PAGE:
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Less And UI Framework


Separate Stylesheets

Magento 2 LESS compilation works differently to most platforms in that it generates two CSS output files instead of one.

<link rel="stylesheet" type="text/css" media="all" href="" />
<link rel="stylesheet" type="text/css" media="screen and (min-width: 768px)" href="" />

Note the media attribute on the link element for styles-l. This means that all devices will load styles-m (mobile) and only devices that have a minimum horizontal resolution of 768 pixels will load styles-l.

It is important to be aware of this as it is important that this optimisation is taken advantage of as much possible. Magento by default works in a mobile first approach when creating stylesheets and this should be adopted when working with Magento 2.


It is strongly advised that styling changes (in modules and themes) conform to the standard Magento 2 style rules.

Magento 2 Less Guidelines

Whilst not explicitly stated in the guidelines, it is clear that Magento 2 use the BEM methodology when writing stylesheets. Here is an example of BEM being used in Magento 2.

There are different flavours of BEM (block element modifier) in the wild.

More information Bem documentation Preprocessors and BEM


Magento 2 uses Grunt by default when working in a development environment, it allows for much faster iterations when making changes To use Grunt, you must have Node and NPM installed in your development environment and all project dependencies installed.

Before this you'll need to install bzip2

sudo bash
yum install bzip2

Before Grunt will work, you will need to install and configure it for your theme


Grunt has a number of commands available to use, unfortunately at the time of writing Magento have not listed all the available commands and sufficient documentation.

All commands listed are prefixed with grunt <command-name>. Where available, the official Magento 2 description is used, different usage variants are comma separated. To see a full list of available Grunt commands, use grunt -h.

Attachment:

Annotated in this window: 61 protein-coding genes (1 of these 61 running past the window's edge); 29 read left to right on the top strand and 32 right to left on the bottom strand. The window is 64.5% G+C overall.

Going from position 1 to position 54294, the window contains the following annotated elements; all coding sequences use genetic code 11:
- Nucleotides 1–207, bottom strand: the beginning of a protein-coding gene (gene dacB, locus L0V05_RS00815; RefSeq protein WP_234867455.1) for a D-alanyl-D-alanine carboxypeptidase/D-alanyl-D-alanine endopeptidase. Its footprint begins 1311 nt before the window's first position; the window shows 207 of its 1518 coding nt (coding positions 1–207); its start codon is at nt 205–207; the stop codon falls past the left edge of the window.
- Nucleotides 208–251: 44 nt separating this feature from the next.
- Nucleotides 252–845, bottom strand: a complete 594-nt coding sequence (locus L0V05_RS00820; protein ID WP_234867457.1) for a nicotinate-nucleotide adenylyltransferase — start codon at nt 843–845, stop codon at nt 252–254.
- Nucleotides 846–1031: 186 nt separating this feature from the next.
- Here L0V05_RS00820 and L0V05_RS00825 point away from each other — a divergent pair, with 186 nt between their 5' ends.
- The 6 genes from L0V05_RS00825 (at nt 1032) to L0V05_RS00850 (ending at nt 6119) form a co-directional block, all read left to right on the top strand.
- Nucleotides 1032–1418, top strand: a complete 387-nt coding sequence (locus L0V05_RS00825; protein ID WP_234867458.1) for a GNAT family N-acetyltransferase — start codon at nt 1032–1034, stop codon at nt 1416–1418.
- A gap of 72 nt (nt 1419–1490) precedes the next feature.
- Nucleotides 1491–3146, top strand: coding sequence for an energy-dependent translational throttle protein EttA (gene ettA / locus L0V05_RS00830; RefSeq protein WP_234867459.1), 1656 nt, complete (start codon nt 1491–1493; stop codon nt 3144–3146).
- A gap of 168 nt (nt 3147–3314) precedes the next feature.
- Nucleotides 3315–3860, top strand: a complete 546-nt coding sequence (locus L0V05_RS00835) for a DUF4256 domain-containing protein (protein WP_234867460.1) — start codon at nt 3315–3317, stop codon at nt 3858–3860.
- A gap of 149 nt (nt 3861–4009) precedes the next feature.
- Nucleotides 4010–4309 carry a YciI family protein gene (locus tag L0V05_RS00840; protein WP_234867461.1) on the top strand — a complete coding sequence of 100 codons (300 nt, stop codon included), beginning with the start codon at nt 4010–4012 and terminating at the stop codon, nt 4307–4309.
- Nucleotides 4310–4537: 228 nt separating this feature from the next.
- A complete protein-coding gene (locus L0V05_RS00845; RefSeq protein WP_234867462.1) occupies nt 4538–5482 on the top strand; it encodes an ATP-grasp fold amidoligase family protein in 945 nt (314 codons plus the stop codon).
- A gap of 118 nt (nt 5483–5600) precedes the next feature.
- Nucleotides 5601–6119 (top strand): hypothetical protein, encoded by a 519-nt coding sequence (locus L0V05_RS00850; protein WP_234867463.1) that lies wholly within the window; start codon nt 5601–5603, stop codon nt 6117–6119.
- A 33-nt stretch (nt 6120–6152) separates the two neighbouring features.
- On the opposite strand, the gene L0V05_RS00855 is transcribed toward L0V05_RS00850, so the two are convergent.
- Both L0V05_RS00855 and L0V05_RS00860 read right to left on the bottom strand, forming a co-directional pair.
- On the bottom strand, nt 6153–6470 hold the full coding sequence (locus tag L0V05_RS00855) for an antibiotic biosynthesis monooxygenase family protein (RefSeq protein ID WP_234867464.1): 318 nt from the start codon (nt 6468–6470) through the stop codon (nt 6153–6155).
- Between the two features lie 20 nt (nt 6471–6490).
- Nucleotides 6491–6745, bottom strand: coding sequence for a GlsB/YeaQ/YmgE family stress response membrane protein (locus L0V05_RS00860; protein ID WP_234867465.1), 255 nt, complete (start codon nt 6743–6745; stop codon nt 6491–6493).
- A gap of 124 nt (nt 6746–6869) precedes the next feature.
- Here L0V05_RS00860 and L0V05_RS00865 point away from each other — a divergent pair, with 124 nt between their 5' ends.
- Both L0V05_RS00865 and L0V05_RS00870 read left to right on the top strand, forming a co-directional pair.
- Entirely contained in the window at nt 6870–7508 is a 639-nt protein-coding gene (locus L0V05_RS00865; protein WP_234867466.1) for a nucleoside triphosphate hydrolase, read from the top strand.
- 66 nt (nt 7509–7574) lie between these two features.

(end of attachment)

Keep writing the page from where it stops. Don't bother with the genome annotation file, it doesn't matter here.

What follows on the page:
Command Usage Description Notes
clean clean Removes the theme related static files in the pub/static and var directories. This will remove all files related to the themes and is not useful on it's own
exec exec,
Republishes symlinks to the source files to the pub/static/frontend/ directory. Use grunt exec: to republish symlinks for a specific theme. This will create the symlinks required for less compilation to work, if you have created a new LESS file you will need to re-run this or it will not be compiled. Extra files such as fonts and images will not be published.
less less,
Compiles CSS files using the symlinks published in the pub/static/frontend/ directory. Use grunt less: to use the symlinks published for a specific theme. Performs a single LESS compilation
watch watch,
Tracks the changes in the source files, recompiles .css files, and reloads the page in the browser. When first run, it does not compile CSS until a change is detected. Browsers will not update automatically if you use a container for development such as LXC or Docker
refresh refresh,
Is a combination of clean and exec, this will ensure your symlinks are present for LESS compilation.

It is important to note that when you republish your theme symlinks that you will be missing fonts, images and other assets required for your theme. To get around this, static-content deploy can be used with some extra flags to ensure the content is available.

The following is a simple bash script that can be used instead of exec and refresh when developing your theme.

grunt refresh:mytheme;
php bin/magento setup:static-content:deploy --no-less --no-css -j 4 en_GB en_US -a frontend;
php bin/magento setup:static-content:deploy -a adminhtml en_GB en_US

Importing Partial LESS files

You must use the full file name when using LESS imports - or Grunt will not work when watching

// Won't work - symlinks will be broken in development with grunt refresh/watch